The Marlins got boned in a major way by the new and confusing rule that prohibits catchers blocking the plate. Although Zack Cozart was initially ruled out by home plate umpire Mike Winters, a lengthy umpire review eventually overturned the call and ruled him safe. Instead of a 1-0 Marlins lead heading into the bottom of the eighth, the Reds tied the score and scored two more runs in the inning.
With the bases loaded, Todd Frazier hit a flare to right field that Giancarlo Stanton caught. He then threw home to Jeff Mathis to to get Cozart. Cozart was about halfway down the third base line, as Mathis was setting himself up in front of the plate. He fielded the throw, and applied the tag for the out. Miami headed for the dugout, but the umpires immediately reviewed the play and eventually ruled Mathis blocked the plate and called Cozart safe.
The rule is a mess. Even after the learning experience that was the debacle with Russell Martin in June, no one knows what the hell they should be doing as a play unfolds on the field.
The relevant portion of the rule, again:
Unless the catcher is in possession of the ball, the catcher cannot block the pathway of the runner as he is attempting to score. If, in the judgment of the Umpire, the catcher without possession of the ball blocks the pathway of the runner, the Umpire shall call or signal the runner safe. Notwithstanding the above, it shall not be considered a violation of this Rule 7.13 if the catcher blocks the pathway of the runner in order to field a throw, and the Umpire determines that the catcher could not have fielded the ball without blocking the pathway of the runner and that contact with the runner was unavoidable.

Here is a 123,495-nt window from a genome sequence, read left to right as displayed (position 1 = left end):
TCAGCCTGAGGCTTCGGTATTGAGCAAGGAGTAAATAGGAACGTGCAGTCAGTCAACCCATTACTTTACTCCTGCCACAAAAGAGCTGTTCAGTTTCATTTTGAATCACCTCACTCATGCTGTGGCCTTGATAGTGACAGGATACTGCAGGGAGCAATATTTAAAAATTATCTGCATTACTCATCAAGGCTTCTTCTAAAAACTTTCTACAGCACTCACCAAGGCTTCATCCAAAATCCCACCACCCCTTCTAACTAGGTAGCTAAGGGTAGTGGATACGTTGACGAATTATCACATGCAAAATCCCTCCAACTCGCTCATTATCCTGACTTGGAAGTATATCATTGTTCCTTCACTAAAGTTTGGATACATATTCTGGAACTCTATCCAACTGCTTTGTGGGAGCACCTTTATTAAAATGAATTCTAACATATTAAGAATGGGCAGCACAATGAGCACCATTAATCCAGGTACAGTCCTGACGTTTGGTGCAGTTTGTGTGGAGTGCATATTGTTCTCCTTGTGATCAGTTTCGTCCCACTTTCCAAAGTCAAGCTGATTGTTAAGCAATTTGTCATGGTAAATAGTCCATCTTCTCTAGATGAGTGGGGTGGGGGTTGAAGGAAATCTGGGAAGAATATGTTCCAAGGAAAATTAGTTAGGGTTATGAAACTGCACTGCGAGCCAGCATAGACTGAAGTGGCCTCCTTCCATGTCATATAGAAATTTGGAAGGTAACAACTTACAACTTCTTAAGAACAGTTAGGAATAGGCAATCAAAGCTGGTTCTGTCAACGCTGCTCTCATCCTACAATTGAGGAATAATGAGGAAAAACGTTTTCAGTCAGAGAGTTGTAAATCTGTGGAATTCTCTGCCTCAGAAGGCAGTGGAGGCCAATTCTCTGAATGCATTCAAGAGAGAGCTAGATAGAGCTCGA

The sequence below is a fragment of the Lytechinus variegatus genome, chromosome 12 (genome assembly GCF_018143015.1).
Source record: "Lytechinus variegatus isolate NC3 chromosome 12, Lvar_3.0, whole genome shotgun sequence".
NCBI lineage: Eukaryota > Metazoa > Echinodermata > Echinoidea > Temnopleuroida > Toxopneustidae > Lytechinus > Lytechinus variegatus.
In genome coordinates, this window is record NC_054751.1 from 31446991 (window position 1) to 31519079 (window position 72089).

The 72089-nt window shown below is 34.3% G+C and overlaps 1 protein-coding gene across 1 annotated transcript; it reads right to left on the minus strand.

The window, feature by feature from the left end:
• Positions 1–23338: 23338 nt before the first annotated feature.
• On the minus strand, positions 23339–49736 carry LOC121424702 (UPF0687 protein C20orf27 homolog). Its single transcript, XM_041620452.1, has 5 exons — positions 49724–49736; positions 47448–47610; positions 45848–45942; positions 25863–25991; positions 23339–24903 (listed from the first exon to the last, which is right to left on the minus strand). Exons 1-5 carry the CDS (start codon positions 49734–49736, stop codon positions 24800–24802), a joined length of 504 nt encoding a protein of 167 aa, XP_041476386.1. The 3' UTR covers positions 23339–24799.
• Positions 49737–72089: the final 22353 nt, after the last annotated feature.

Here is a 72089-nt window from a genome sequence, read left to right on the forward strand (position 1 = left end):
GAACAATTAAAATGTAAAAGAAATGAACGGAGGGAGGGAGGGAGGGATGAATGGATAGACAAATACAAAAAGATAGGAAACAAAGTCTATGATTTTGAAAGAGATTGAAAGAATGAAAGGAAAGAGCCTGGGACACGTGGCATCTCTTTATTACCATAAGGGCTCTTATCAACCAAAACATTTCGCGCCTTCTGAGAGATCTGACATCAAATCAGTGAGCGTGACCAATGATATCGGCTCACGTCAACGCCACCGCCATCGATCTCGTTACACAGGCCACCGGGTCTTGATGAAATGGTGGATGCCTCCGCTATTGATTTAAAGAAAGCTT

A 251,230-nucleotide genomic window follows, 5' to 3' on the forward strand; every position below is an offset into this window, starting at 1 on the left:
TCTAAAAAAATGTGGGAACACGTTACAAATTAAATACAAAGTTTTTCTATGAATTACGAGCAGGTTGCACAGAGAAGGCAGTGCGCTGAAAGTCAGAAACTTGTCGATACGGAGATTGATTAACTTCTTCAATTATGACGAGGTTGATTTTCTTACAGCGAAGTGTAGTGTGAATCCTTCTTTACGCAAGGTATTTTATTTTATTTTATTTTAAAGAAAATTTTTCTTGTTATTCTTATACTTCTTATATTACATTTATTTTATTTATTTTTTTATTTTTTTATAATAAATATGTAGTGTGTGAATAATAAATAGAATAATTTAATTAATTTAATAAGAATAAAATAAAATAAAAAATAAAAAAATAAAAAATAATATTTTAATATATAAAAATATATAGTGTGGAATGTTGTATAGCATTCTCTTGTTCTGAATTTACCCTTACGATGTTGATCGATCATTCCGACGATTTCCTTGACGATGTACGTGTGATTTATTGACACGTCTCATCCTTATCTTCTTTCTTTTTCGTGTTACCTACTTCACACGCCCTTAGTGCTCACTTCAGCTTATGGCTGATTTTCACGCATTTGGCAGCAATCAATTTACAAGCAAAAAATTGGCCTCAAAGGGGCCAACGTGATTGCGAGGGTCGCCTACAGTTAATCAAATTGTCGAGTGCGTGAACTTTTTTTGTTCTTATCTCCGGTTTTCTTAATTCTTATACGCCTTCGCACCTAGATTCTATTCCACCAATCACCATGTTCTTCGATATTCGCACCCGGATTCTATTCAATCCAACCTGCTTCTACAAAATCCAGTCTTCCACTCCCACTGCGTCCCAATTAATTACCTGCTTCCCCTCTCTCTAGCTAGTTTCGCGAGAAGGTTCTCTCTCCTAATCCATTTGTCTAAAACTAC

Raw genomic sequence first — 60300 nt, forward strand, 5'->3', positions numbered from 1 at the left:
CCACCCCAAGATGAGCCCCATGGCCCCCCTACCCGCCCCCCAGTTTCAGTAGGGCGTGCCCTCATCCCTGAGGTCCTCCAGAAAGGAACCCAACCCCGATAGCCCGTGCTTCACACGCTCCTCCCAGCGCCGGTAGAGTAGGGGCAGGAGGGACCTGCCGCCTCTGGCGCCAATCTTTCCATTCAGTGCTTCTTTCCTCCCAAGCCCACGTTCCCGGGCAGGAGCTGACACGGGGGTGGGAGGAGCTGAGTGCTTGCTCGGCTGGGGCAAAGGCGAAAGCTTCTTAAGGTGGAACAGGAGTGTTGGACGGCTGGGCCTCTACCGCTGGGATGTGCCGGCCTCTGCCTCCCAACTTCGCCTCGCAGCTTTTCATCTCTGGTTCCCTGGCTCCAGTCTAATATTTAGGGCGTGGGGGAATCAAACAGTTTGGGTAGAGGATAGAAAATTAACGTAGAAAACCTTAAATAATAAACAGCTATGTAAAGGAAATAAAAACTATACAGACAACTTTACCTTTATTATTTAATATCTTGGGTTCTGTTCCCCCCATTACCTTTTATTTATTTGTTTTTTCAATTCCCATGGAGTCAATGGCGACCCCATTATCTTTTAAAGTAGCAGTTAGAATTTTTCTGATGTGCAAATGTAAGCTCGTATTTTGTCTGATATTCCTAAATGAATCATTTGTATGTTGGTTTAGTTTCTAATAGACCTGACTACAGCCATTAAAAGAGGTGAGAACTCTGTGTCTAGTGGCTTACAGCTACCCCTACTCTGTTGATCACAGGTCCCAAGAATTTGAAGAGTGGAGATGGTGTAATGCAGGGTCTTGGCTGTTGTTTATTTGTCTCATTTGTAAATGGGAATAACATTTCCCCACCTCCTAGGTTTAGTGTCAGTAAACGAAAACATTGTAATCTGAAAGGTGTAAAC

It's clear that Mathis is standing in front of the plate, but...where is he supposed to stand? And we don't really know what "in order to field a throw" means. When is a catcher deemed to have started to field a ball? Is anticipating where the ball will land fielding it? It looks awful, too, because Cozart is clearly dead-to-rights. But confusion reigns: he is unsure of what to do and doesn't slide, so after the play you can see him raise his arms as if to say "WTF, man?" There was no collision and no contact except for the tag.
The purpose is obviously good—no one wants to see Buster Posey get blown up again—but it's proving to be near impossible to negotiate this rule in-game to any degree of satisfaction.
Cue Mike Redmond:
The real kick in the nuts is that the reversal not only prolonged an inning Miami thought it had gotten out of, but it tied a close game, late. As a result of the reversal, Devin Mesoraco moved to third and on the next at bat, Billy Hamilton stole second base. Ryan Ludwick then drove them both in to give the Reds a 3-1 lead. Miami went quietly in the eighth and ninth innings and lost.